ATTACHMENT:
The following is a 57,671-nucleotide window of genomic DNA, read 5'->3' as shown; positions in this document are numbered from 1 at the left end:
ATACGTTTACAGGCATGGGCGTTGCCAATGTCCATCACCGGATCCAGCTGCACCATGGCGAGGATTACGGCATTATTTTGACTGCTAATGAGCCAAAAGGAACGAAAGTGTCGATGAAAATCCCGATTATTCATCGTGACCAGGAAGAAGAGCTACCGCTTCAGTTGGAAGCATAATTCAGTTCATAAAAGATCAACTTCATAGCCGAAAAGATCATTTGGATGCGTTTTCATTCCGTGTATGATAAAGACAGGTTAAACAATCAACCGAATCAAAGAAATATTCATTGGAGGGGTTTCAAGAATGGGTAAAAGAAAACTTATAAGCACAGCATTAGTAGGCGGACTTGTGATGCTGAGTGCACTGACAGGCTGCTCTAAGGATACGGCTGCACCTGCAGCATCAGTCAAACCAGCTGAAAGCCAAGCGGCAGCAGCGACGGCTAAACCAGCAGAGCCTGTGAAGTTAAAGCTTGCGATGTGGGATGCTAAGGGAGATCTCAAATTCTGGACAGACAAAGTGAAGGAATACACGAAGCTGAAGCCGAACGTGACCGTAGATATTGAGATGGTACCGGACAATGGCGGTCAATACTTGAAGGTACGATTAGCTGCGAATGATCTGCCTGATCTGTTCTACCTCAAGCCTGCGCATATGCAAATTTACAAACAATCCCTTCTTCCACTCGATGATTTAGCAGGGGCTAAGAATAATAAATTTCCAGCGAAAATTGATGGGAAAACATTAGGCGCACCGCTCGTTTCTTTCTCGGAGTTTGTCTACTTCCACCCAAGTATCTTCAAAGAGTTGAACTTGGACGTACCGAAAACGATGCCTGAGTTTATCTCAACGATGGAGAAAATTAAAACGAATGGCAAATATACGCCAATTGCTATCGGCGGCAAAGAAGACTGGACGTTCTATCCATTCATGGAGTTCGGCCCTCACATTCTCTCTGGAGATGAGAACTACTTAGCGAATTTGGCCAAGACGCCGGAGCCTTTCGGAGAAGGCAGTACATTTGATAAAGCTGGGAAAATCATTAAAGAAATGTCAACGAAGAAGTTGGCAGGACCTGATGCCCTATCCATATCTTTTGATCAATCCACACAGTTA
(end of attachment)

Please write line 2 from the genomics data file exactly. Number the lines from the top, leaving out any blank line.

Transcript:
ATACGTTTACAGGCATGGGCGTTGCCAATGTCCATCACCGGATCCAGCTGCACCATGGCGAGGATTACGGCATTATTTTGACTGCTAATGAGCCAAAAGGAACGAAAGTGTCGATGAAAATCCCGATTATTCATCGTGACCAGGAAGAAGAGCTACCGCTTCAGTTGGAAGCATAATTCAGTTCATAAAAGATCAACTTCATAGCCGAAAAGATCATTTGGATGCGTTTTCATTCCGTGTATGATAAAGACAGGTTAAACAATCAACCGAATCAAAGAAATATTCATTGGAGGGGTTTCAAGAATGGGTAAAAGAAAACTTATAAGCACAGCATTAGTAGGCGGACTTGTGATGCTGAGTGCACTGACAGGCTGCTCTAAGGATACGGCTGCACCTGCAGCATCAGTCAAACCAGCTGAAAGCCAAGCGGCAGCAGCGACGGCTAAACCAGCAGAGCCTGTGAAGTTAAAGCTTGCGATGTGGGATGCTAAGGGAGATCTCAAATTCTGGACAGACAAAGTGAAGGAATACACGAAGCTGAAGCCGAACGTGACCGTAGATATTGAGATGGTACCGGACAATGGCGGTCAATACTTGAAGGTACGATTAGCTGCGAATGATCTGCCTGATCTGTTCTACCTCAAGCCTGCGCATATGCAAATTTACAAACAATCCCTTCTTCCACTCGATGATTTAGCAGGGGCTAAGAATAATAAATTTCCAGCGAAAATTGATGGGAAAACATTAGGCGCACCGCTCGTTTCTTTCTCGGAGTTTGTCTACTTCCACCCAAGTATCTTCAAAGAGTTGAACTTGGACGTACCGAAAACGATGCCTGAGTTTATCTCAACGATGGAGAAAATTAAAACGAATGGCAAATATACGCCAATTGCTATCGGCGGCAAAGAAGACTGGACGTTCTATCCATTCATGGAGTTCGGCCCTCACATTCTCTCTGGAGATGAGAACTACTTAGCGAATTTGGCCAAGACGCCGGAGCCTTTCGGAGAAGGCAGTACATTTGATAAAGCTGGGAAAATCATTAAAGAAATGTCAACGAAGAAGTTGGCAGGACCTGATGCCCTATCCATATCTTTTGATCAATCCACACAGTTA